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Perry v. New Jersey State Parole Board

Superior Court of New Jersey, Appellate Division

May 16, 2019

STEPHEN D. PERRY, Appellant,

          Submitted April 10, 2019

          On appeal from the New Jersey State Parole Board.

          Stephen D. Perry, appellant pro se.

          Gurbir S. Grewal, Attorney General, attorney for respondent (Melissa Dutton Schaffer, Assistant Attorney General, of counsel; Erica R. Heyer, Deputy Attorney General, on the brief).

          Before Judges Alvarez, Reisner and Mawla.


          MAWLA, J.A.D.

         Appellant Stephen D. Perry has a lengthy criminal history. In addition to other sentences, he is serving a life sentence. Although Perry has been parole eligible, he has incurred infractions during his incarceration which resulted in the New Jersey State Parole Board (Board) imposing a 240-month future eligibility term (FET), outside of the twenty-seven-month presumptive FET, which Perry now challenges.

         We hold the Board used the incorrect standard to determine Perry's parole eligibility because it retroactively applied the amended version of N.J.S.A. 30:4-123.56, which became effective in 1997. Accordingly, we reverse and remand the Board's May 31, 2017 decision for reconsideration consistent with this opinion.

         We take the following facts from the record. In January 1979, Perry and two other individuals broke into a Bergen County residence and stole a stereo, a rifle, and jewelry. Police encountered the trio and when ordered to stop, they fled. During the pursuit, Perry began shooting at the officers, striking one in the wrist and chest. Officers returned fire, striking Perry twice in the abdomen. Police apprehended Perry, who had jewelry from the residence in his possession.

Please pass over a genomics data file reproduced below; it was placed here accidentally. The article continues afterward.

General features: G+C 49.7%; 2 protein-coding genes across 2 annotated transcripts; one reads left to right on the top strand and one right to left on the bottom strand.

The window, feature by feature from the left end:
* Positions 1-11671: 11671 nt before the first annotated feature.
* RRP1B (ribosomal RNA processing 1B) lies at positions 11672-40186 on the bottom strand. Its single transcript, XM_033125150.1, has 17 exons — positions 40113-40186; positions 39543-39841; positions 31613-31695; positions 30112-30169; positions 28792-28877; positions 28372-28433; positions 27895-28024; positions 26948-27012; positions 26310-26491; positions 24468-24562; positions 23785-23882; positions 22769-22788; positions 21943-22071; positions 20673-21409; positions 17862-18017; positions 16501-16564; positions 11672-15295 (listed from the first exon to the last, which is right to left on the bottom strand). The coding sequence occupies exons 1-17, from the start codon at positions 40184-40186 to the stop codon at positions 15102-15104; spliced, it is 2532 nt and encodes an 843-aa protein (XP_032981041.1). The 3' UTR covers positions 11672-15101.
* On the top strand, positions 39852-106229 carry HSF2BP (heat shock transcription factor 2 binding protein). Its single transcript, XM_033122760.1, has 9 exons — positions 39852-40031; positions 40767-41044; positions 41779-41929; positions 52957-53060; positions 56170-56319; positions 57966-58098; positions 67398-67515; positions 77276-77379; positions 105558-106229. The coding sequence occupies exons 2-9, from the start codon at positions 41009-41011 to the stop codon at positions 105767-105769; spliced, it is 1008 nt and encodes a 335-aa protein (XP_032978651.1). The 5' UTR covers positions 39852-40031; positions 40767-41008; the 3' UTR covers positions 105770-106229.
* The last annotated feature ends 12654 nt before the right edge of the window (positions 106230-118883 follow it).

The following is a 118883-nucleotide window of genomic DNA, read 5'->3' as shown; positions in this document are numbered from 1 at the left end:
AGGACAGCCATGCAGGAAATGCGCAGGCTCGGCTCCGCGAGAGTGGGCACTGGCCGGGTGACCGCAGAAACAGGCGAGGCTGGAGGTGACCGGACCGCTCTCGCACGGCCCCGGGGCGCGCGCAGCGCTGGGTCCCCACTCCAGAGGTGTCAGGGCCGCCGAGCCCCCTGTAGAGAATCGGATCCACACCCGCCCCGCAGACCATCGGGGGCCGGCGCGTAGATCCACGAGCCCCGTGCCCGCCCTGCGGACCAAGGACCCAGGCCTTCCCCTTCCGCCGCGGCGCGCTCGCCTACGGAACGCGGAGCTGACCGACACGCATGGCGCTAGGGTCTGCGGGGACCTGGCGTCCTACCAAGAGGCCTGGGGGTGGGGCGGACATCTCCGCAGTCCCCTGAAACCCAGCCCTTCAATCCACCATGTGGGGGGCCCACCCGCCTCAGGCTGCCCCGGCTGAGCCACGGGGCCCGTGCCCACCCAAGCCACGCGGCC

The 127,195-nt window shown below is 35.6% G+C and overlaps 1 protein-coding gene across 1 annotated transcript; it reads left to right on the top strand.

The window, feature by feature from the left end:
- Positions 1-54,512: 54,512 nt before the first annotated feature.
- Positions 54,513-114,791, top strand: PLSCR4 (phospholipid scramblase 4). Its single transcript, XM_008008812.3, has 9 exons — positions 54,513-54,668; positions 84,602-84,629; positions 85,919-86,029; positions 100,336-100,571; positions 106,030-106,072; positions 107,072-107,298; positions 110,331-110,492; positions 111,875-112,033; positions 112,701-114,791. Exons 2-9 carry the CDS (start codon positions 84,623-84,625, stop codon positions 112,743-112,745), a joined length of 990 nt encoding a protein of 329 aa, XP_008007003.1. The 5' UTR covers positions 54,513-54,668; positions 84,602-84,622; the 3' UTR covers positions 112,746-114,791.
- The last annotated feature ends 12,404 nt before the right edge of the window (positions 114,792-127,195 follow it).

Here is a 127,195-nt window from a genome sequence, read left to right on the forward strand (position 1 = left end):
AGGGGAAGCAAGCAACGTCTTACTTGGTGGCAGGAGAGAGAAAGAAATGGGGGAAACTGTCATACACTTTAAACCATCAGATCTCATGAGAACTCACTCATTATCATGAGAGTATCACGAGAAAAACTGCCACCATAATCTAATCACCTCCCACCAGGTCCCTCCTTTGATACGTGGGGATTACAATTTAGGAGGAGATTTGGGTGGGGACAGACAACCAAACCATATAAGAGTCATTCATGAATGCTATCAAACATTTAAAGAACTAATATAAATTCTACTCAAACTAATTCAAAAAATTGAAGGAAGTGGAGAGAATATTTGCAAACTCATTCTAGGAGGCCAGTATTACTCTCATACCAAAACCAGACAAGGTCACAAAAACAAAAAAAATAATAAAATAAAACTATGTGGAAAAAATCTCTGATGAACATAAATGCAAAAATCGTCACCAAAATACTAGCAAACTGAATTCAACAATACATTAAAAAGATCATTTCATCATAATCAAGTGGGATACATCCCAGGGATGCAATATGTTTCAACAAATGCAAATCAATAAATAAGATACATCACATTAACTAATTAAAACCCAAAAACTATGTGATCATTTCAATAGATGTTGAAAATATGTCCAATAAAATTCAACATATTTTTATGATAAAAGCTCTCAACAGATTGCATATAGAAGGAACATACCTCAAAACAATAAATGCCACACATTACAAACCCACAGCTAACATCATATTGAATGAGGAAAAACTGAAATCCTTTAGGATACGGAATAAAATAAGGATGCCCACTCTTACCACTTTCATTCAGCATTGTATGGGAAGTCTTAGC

Officers transported Perry to the hospital, restrained him in a hospital bed, and posted a sheriff's officer as a guard. The officer loosened Perry's restraints only to permit him to use the restroom. At night, during trips to the restroom, Perry managed to gradually loosen the top of his metal intravenous stand. In the morning, Perry attacked the officer with the stand and disarmed him. He shot and killed the officer before fleeing.

         Perry was also indicted for various offenses which occurred before the murder. He was found guilty and sentenced in September 1979, to an aggregated term of twenty to twenty-five years of incarceration for breaking and entering with intent to steal, larceny, carrying a concealed weapon, possession of a weapon, assault with intent to kill, being armed, assault with a dangerous weapon, and assault and battery on a police officer. Following these convictions, Perry was indicted for the officer's murder and pled guilty to the offense. In October 1979, he was sentenced to life in prison to be served consecutive to his first indictment.